Jesus Christ is the Son of God born of a virgin. He is equal with the Father and the Holy Spirit. Jesus lived a sinless human life and offered himself as the perfect sacrifice for the sins of all by dying on the cross. He arose from the dead after three days to demonstrate His power over sin and death. He ascended to heaven’s glory and will return again to earth to reign as King of Kings and Lord of Lords (Isaiah 9:6; Matthew 1:22-23; John 1:1-5; 14:10-30; Acts 1:9-11; Romans 1:3-4; 1 Corinthians 15:3-4; 1 Timothy 6:14-15; Titus 2:13; Hebrews 4:14-15).

The Human Condition
Mankind is made in the spiritual image of God, to be like Him in character. We are the supreme object of God’s creation. Although mankind has tremendous potential for good, we are all marred by sin. Sin separates us from God (Gen. 1:27; Psalm 8:3-6; Isaiah 53:6a; Isaiah 59:1-2, Romans 3:23).

Salvation is a gift from God to mankind. We can never make up for our sin by self-improvement or good works. Only by trusting in Jesus Christ as God’s offer of forgiveness can we be saved from sins’ penalty. Eternal life begins the moment we receive Jesus Christ into our life by faith. Because this eternal life is through Jesus Christ all believers are secure in salvation for eternity. Our salvation is maintained by the grace and power of God, not by the self-effort of the Christian (John 1:12; 14:6; Romans 5:1; 6:23; Galatians 3:26; Ephesians 2:8-9; Titus 3:5; John 10:29; 2 Timothy 1:12; Hebrews 7:25; 10:10, 14; 1 Peter 1:3-5).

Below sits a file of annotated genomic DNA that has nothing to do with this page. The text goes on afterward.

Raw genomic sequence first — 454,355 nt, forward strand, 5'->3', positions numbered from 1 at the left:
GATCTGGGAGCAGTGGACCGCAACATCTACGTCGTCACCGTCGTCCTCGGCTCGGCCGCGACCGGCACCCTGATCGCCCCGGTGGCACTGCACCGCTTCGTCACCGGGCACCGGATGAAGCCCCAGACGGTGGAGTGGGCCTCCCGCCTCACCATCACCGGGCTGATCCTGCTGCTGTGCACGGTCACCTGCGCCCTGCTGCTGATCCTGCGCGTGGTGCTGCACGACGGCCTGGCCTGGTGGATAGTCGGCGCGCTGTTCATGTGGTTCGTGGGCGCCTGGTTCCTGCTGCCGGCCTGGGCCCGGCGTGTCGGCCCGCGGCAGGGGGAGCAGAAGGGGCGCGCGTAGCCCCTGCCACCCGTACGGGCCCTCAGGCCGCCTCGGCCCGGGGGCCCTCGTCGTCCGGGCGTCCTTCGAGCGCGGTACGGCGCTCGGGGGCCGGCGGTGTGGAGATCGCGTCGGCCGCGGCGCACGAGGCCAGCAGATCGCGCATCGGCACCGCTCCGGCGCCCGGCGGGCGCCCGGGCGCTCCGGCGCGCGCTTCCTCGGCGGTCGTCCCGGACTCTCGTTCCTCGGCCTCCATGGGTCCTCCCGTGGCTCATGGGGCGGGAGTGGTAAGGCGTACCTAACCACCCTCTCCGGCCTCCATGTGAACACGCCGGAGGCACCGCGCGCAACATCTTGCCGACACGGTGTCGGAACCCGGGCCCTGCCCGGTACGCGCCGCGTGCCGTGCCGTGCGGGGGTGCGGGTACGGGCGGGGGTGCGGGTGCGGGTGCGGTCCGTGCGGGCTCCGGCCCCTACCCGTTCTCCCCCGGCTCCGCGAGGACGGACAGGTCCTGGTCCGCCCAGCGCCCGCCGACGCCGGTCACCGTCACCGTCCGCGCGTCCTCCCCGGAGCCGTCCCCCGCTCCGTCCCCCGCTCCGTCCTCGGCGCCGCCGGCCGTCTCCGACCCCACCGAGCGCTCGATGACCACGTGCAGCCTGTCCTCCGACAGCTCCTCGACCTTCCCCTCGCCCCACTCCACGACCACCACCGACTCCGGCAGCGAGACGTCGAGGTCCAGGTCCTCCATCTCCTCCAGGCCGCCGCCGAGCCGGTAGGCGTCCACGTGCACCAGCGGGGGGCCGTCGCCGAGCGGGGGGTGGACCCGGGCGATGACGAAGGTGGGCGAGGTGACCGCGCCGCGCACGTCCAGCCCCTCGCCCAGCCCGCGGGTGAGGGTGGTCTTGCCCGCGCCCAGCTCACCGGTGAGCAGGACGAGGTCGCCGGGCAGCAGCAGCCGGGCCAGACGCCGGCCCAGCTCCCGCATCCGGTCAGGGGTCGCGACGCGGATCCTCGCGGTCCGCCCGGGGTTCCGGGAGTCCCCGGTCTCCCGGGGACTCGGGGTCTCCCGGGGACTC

Holy Spirit
The Holy Spirit is equal with the Father and the Son as God. He is present in the world to make mankind aware of our need for Jesus Christ. The Holy Spirit indwells a believer at the moment of salvation and provides the power for Christian living, understanding of spiritual truth and guidance in doing what is right. All believers receive spiritual gifts that differ, according to the will of God, to be used for the common good (John 14:16-17, 26; 16:7-13; Acts 1:8; 1 Corinthians 2:12; 3:16; 2 Corinthians 3:17; Galatians 5:25; Ephesians 5:1).

The Church
The Church is the body of Christ, which is composed of all believers who have accepted Christ as Savior (1 Corinthians 12:12-13).

Missions Convictions and Definitions

God’s Global Purpose
The Bible is the story of God’s plan to gather worshippers from all nations.

God’s plan to be glorified among all nations began in the first chapter of the Bible (Gen. 1:28) and is a central theme throughout the Bible (Luke 24:44-47), including its conclusion (Rev. 7:9). The Bible is the story of God extending His glory to all nations through His people as a response to His marvelous grace. We are blessed to be a blessing to all nations (Gen. 12:1-3, Ps. 67:1-2). God is especially glorified when people from diverse cultures and languages worship Him as their God across their differences (Is. 12:4, Rom. 1:5).